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  1. What's new in this club
  2. Cowboy Denny

    sig p238

    One of my favorite concealed handguns that packs enough punch to protect my family, friends and I if need be.
  3. I decided to go with the Spartan Javelin Pro Hunt BiPod - $329 and hopefully it works out well. Haven't seen a bad review yet.
  4. I'm leaning on a Leupold VX-3HD 3.5-10x40mm at the moment based on everything I've been reading for my 30-06 Reticle: CDS-ZL Duplex , Duplex Tube Diameter: 1 in Reticle Focal Plane: Second Focal Plane (SFP) Color: Black Weight: 12.6 oz Illumination Type: Non-Illuminated Illumination Color: None Adjustment Type: MOA Adjustment Click Value: 0.25 MOA Finish: Matte Condition: New W/E Travel at 100 Yds: 52 MOA
  5. 180 grain Hornady American Whitetail cartridge has the best ballistics of any commercially available .30-06 cartridge. Claims are that it can accurately hit a target at 800 yards.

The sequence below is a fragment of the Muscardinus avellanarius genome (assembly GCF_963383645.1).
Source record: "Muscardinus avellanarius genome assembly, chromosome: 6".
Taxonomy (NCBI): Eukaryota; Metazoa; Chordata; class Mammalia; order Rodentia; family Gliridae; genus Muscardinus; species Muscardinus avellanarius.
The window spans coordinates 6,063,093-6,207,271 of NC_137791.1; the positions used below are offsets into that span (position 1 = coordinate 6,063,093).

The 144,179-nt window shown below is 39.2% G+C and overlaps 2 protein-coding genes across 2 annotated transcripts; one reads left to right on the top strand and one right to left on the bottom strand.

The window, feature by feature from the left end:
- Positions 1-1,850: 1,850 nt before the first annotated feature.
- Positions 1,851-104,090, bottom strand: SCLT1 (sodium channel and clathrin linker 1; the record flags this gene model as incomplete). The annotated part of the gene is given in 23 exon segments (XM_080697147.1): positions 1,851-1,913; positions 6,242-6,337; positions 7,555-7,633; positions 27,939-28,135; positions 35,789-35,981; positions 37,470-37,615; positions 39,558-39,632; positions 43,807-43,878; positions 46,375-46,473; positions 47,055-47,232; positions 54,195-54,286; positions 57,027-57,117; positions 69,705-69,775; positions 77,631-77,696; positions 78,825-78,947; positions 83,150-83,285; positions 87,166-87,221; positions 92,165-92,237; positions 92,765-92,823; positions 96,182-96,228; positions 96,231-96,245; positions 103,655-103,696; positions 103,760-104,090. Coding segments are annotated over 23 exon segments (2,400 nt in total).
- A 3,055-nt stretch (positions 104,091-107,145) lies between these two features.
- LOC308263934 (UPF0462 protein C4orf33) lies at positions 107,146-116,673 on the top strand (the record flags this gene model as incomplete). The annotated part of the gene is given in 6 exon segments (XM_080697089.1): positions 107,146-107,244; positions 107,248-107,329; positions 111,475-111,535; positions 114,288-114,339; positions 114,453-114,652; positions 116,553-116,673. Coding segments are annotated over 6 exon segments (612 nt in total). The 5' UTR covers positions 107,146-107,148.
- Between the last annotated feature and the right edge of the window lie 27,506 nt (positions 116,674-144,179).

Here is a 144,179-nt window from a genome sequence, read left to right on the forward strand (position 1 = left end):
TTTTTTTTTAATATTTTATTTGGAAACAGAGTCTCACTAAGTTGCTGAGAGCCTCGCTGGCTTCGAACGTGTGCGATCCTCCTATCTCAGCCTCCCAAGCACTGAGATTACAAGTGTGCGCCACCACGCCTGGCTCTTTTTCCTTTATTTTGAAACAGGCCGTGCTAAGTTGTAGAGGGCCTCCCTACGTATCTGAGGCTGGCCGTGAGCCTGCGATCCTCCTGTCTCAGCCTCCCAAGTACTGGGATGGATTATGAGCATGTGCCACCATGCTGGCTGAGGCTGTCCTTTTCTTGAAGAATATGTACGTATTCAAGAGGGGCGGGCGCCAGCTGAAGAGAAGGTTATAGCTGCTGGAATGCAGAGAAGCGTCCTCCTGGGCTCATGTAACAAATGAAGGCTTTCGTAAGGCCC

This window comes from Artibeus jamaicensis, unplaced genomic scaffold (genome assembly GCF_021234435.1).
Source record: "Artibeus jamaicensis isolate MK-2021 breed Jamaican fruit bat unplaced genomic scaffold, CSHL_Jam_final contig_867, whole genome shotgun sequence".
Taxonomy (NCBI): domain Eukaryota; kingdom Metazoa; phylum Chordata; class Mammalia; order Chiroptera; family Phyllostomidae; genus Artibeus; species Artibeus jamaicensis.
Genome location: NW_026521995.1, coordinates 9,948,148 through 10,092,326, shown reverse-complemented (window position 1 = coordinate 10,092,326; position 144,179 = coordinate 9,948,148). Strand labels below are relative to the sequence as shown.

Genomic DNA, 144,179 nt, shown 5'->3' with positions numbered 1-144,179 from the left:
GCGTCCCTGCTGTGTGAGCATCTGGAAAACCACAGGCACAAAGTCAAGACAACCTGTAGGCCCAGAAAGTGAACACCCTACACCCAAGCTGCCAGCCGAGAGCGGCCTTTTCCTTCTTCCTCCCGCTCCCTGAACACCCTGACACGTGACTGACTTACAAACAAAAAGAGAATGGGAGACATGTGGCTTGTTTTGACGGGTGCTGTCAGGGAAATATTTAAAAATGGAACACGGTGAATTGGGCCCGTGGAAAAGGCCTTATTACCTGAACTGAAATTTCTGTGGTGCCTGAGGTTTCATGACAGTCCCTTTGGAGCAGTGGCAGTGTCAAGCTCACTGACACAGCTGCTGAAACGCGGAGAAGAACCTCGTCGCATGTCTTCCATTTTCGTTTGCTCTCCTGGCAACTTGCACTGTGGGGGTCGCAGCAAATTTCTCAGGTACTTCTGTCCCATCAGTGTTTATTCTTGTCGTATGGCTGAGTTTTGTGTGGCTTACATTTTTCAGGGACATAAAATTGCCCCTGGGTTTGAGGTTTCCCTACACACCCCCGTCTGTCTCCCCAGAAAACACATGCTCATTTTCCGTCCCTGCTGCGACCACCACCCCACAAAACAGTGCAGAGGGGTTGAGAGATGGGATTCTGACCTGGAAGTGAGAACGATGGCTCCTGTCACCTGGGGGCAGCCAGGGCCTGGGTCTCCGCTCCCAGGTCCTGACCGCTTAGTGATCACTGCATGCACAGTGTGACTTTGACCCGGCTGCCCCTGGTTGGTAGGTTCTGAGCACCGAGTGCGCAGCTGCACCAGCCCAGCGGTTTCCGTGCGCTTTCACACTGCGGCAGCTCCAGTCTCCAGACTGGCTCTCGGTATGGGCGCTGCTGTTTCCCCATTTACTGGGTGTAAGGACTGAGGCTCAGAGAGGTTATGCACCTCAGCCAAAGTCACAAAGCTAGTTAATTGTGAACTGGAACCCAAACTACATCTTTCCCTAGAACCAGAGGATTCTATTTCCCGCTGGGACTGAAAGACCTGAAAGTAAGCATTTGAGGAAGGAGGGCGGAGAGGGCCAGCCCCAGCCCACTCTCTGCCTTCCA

6. I first want to start with if you have anyone else to help you, use them. I'm no expert and just an average Joe that knows the importance of keeping your gun clean and oiled. Guns are typically made of metal or have metal parts and that means they are susceptible to rust which is no good. After all a clean gun actually reduces the risk of accidental/negligent discharge. Ensure that any firearm is safely unloaded and cleared before proceeding with any disassembly work. Performing a safety check is always a mandatory first step that should be done and re-done as a double or triple check to guarantee a clear and safe firearm before proceeding. PREP Before you start cleaning your gun, you need to choose a clean area with plenty of space to work (means no clutter). The area should be well-lit and well-ventilated to avoid any mistakes or side effects from the cleaning chemicals (near a window is fine inside or in the garage is better). If you can, avoid using your kitchen, dining room table, or any other surface where people eat or drink. Gun cleaning materials include oils, solvents, and lead or carbon fouling which can contaminate nearby food. This is going to sound silly but another tip is to remove all live ammunition from the room or area where the cleaning work is to be performed. Empty all gun magazines and secure all ammunition in a different location or nearby gun safe until the cleaning process is done. This involves ensuring the removal of any other live ammunition (even if it is boxed) from the room or cleaning area and will prevent any possibility of mishandling or inadvertently introducing live ammunition in a firearm. Locate your guns owner manual(s). These are an excellent source of information for your gun that will explain exactly how to take your gun apart safely and clean it. Most manuals offer colored diagrams and detailed pictures to guarantee you both disassemble and reassemble your gun properly. If you can't find your owner's manual and no way to get a copy check out NRA's Guide to Firearms Assembly which provides written and visual instructions on how to take apart most handguns, shotguns, and rifles. Manuals for specific models from various manufacturers are also available. You can download these free of charge from the manufacturers’ websites and printed. SUPPLIES Different guns will require different techniques. But here are some essential tools for the gun cleaning process. A caliber specific cleaning kit will include most if not all of the above cleaning supplies. Cleaning rod Bore brush (caliber specific) Cleaning jags (slotted and form-fitting) Cleaning swab Mops Double-ended/utility brushes Cleaning patches (caliber specific, lint and fiber-free) Luster cloth/Silicone impregnated Gun and Reel Cloth Cotton swabs Bore snake Cleaning chemicals, including bore cleaners, action cleaners, and lubricants Disposable drip pan (to catch byproducts and residue of the cleaning process) Rubber mat (protects gun parts and cleaning surface) Long guns/Rifles/Shotguns a cleaning cradle (these come in handy to secure your gun so you can focus on the parts and tools) Safety glasses (sounds silly but it protects your eyes from springs, splashes from chemicals that could cause blindness, etc..) Solvent Resistant Gloves (protects your skin from the chemicals) INSTRUCTIONS (generic) Remove magazine and ensure the firearm is unloaded Clean the Barrel and Chamber Dry brush the chamber and barrel with a copper-phosphate (or nylon) bore brush in a chamber to muzzle direction. This will loosen and remove some of the large carbon and metal fouling from the bore. Place a cleaning patch dipped in bore solvent on the tip of your cleaning rod. Next, push the cleaning patch through the barrel and out the other side and saturate the chamber and bore surface. Avoid pulling it back through – this will redeposit dirt and gunk back into the bore. Allow the cleaning solvent to break down bore fouling for 10-15 min. Next, use just the bore brush to scrub the inside of the barrel. Use a new, dry patch to remove any residue and keep running it through the bore until the patch comes out clean. Use a pull-through tool impregnated with a light lubricant, such as a bore snake and CLP or equivalent to further clean and treat the bore surface against corrosion. Do not lubricate the bore using gun oil! For long term storage only, the bore can be treated with a heavier lubricant such as Barricade (or equivalent). This must be removed by cleaning the barrel prior to shooting the firearm! Clean the exterior of the barrel, barrel hood, barrel lug, and the feed ramp Clean and Lubricate the Action You need to clean and lubricate more than just the barrel of the gun. The action (slide, pump, or bolt) should also be cleaned using a nylon utility brush, dry cloth, and action cleaner solvent. Spray the action liberally from the top of the frame/receiver, allowing carbon and metal debris to be washed into the drip pan. Use manufacturer’s recommendations for your particular model. Allow the cleaned sub-assemblies to dry. Use proper disposal procedures for any cleaning residues. Lastly, use a needle applicator to precisely apply lubricant drops at the specified lubrication points on the frame/action, slide assembly, and exterior of the barrel, as recommended by the manufacturer. It is important not to over lubricate, as this will more readily attract contaminant accumulation and could potentially cause reliability issues. Don’t Forget the Magazines! Magazines are the source of ammunition and are responsible for proper feeding of a semiautomatic firearm. Reliable, clean magazines are critical for the proper operation of a semiautomatic. They can be disassembled, cleaned, and reassembled according to manufacturer’s instructions. Special purpose brushes are available for magazine cleaning. Use safety glasses and extra care when working with magazines during the disassembly and reassembly process, as magazine followers are spring loaded. Magazines must never be cleaned using petroleum products, as these will contaminate ammunition primers. Magazines should never be lubricated, but rather cleaned with a residue-free solvent or cleaning agent Reassemble the Firearm Perform a Functional Check Anytime a firearm is disassembled and reassembled, a functional check needs to be conducted in order to ensure that the firearm still operates as designed following the disassembly. During this check the proper functioning of the trigger mechanism, safety or safeties, slide operation and locking, magazine retention and ejection systems are verified. Follow the manufacturer’s procedure for your specific firearm and always observe the rules of gun safety! Wipe Down the Outside of the Gun Once the inside of the gun and it’s moving parts are clean and lubricated, it’s time to clean the exterior. A gun/reel cloth is perfect for this job. These cloths are soft and pre-treated with silicone lubricant. This helps to remove any leftover debris, acidic prints, and adds a nice shine of protection to your weapon. If you don’t have a silicone cloth, individual CLP wipes, or equivalent will also work well.